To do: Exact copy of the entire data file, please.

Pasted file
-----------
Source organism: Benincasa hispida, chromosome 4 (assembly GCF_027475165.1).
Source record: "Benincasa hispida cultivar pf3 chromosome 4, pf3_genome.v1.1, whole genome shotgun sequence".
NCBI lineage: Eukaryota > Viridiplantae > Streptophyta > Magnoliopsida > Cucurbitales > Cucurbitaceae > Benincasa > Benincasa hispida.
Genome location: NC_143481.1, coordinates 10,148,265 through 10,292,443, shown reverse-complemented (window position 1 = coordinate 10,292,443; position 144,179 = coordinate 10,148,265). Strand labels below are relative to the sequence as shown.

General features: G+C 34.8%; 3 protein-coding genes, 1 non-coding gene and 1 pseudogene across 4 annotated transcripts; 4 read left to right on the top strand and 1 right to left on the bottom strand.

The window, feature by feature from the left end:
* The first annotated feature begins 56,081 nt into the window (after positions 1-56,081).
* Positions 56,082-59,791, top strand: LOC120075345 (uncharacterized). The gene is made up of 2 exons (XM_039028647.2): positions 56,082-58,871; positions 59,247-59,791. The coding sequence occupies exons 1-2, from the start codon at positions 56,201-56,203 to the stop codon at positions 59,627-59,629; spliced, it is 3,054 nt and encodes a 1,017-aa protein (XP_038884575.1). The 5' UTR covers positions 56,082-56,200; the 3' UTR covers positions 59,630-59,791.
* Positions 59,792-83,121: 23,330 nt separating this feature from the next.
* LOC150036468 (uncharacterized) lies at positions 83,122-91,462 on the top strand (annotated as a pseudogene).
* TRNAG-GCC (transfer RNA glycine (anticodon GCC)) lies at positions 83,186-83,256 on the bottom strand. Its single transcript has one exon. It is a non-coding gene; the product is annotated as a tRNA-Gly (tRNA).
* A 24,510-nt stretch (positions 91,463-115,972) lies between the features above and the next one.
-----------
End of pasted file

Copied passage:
Source organism: Benincasa hispida, chromosome 4 (assembly GCF_027475165.1).
Source record: "Benincasa hispida cultivar pf3 chromosome 4, pf3_genome.v1.1, whole genome shotgun sequence".
NCBI lineage: Eukaryota > Viridiplantae > Streptophyta > Magnoliopsida > Cucurbitales > Cucurbitaceae > Benincasa > Benincasa hispida.
Genome location: NC_143481.1, coordinates 10,148,265 through 10,292,443, shown reverse-complemented (window position 1 = coordinate 10,292,443; position 144,179 = coordinate 10,148,265). Strand labels below are relative to the sequence as shown.

General features: G+C 34.8%; 3 protein-coding genes, 1 non-coding gene and 1 pseudogene across 4 annotated transcripts; 4 read left to right on the top strand and 1 right to left on the bottom strand.

The window, feature by feature from the left end:
* The first annotated feature begins 56,081 nt into the window (after positions 1-56,081).
* Positions 56,082-59,791, top strand: LOC120075345 (uncharacterized). The gene is made up of 2 exons (XM_039028647.2): positions 56,082-58,871; positions 59,247-59,791. The coding sequence occupies exons 1-2, from the start codon at positions 56,201-56,203 to the stop codon at positions 59,627-59,629; spliced, it is 3,054 nt and encodes a 1,017-aa protein (XP_038884575.1). The 5' UTR covers positions 56,082-56,200; the 3' UTR covers positions 59,630-59,791.
* Positions 59,792-83,121: 23,330 nt separating this feature from the next.
* LOC150036468 (uncharacterized) lies at positions 83,122-91,462 on the top strand (annotated as a pseudogene).
* TRNAG-GCC (transfer RNA glycine (anticodon GCC)) lies at positions 83,186-83,256 on the bottom strand. Its single transcript has one exon. It is a non-coding gene; the product is annotated as a tRNA-Gly (tRNA).
* A 24,510-nt stretch (positions 91,463-115,972) lies between the features above and the next one.